Africa: Trumps' Africa Policy Opens Door for China to Expand Influence

Top, left to right: Flags for the U.S., China and Russia. Bottom: African continent.
15 December 2018
analysis

US President Donald Trump is tightening conditions for support of the South Sudanese government to stump plunder and perpetual violence, but in a move that could offer China another chance to expand its influence.

Trump's new Africa strategy released by his National Security Advisor John Bolton is supposedly more specific, targeting priority areas of trade, fight against violent extremism and improving efficiency in utilising American money on the continent.

SOUTH SUDAN

But it is on South Sudan that Trump was more specific, part of the new policy of "ensuring that all US assistance dollars sent to Africa are used efficiently and effectively to advance peace, stability, independence, and prosperity in the region."

South Sudan, Africa's youngest nation, is only coming out of a five-year deadly war after President Salva Kiir and his nemesis Riek Machar signed a peace deal back in October in a bid to guarantee lasting peace.

But that war has left in its wake millions displaced, hundreds of thousands killed and millions of dollars, mostly received in aid or sale of oil, plundered.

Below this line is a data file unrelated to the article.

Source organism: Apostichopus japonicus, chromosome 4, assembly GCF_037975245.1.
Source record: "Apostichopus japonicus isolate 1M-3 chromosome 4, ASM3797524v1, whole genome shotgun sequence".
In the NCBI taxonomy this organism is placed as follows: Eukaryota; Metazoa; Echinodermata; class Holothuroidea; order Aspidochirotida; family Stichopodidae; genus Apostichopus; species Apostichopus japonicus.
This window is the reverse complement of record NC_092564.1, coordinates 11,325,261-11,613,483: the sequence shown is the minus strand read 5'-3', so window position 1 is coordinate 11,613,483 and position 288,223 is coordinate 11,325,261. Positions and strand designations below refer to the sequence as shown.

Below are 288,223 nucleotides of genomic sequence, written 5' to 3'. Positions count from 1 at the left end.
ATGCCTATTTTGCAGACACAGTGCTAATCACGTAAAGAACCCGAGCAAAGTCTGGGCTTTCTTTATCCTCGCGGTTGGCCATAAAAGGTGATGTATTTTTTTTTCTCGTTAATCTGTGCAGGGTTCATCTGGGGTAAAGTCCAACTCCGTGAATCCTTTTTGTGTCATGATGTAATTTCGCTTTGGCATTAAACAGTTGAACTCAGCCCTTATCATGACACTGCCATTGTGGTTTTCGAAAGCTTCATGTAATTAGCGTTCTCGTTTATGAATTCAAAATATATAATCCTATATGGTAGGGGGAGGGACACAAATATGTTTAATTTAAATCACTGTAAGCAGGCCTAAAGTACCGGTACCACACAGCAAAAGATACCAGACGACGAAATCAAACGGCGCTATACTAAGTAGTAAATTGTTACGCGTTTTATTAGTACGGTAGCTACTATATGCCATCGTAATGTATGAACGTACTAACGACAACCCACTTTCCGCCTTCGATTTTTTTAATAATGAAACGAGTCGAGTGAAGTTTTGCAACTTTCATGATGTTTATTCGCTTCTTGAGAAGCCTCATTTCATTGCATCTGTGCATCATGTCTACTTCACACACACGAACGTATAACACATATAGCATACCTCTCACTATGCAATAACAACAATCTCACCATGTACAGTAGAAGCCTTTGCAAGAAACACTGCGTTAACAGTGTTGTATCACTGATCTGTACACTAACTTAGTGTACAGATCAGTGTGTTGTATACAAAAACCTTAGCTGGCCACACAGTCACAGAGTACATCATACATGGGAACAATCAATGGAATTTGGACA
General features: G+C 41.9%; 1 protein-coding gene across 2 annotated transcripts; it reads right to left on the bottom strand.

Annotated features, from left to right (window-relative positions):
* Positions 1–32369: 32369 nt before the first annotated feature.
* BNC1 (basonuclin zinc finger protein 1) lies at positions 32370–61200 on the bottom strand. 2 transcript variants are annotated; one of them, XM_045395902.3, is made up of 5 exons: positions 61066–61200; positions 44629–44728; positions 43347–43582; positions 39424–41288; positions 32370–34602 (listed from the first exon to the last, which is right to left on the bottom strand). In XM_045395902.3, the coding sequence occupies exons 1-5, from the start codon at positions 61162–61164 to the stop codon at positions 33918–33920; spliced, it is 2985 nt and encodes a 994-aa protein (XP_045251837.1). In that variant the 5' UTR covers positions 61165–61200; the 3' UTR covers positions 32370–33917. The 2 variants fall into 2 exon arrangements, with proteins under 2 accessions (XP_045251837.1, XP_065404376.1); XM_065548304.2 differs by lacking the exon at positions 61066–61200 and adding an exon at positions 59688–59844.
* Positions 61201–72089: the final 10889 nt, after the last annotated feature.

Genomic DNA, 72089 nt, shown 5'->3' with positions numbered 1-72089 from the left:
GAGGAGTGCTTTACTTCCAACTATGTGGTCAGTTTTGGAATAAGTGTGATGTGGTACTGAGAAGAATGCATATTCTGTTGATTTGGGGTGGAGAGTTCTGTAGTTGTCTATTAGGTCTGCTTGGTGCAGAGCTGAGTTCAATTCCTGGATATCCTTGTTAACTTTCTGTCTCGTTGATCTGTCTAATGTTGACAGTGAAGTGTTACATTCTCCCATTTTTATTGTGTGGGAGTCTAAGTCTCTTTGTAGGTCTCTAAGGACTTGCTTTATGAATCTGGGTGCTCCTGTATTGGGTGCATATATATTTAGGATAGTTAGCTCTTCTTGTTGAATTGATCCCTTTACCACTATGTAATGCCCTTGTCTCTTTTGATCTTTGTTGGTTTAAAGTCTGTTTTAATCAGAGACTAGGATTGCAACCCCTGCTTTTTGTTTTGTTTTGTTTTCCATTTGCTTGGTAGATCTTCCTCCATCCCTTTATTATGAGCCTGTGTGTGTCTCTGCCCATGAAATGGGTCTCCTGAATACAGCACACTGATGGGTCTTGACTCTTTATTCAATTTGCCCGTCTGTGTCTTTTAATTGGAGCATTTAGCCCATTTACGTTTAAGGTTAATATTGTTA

Now, Trump says he is reviewing US assistance to South Sudan to ensure that "our aid does not prolong the conflict or facilitate predatory behaviour."

"We will not provide loans or more American resources to a South Sudanese government led by the same morally bankrupt leaders, who perpetuate the horrific violence and immense human suffering in South Sudan," Mr Bolton said in a briefing.

"Countries that receive US assistance must invest in health and education, encourage accountable and transparent governance, support fiscal transparency, and promote the rule of law. The administration will not allow hard-earned taxpayer dollars to fund corrupt autocrats, who use the money to fill their coffers at the expense of their people or commit gross human rights abuses."

'SANCTIONS IGNORED'

South Sudanese authorities had not responded to inquiries by Friday but they had previously dismissed or even ignored sanctions against government officials said to be fueling war and dismissed suggestions of money laundering.

But it could not have come at a bad time. December 2018 means the country has been at war for the last five years, signing nearly ceasefires that were broken almost immediately.

On Thursday, the United Nations Office for the Coordination of Humanitarian Affairs (UNOCHA) said it was appealing for $1.5 billion to provide "urgent and life-saving assistance to 5.7 million people affected by conflict, hunger and displacement."

In those five years, an estimated 400,000 may have been killed, another five million displaced. Even in relative peace, the UN says up to seven million South Sudanese need aid.

The US says it sent about $3.76 million in aid to Juba between 2014 and 2018.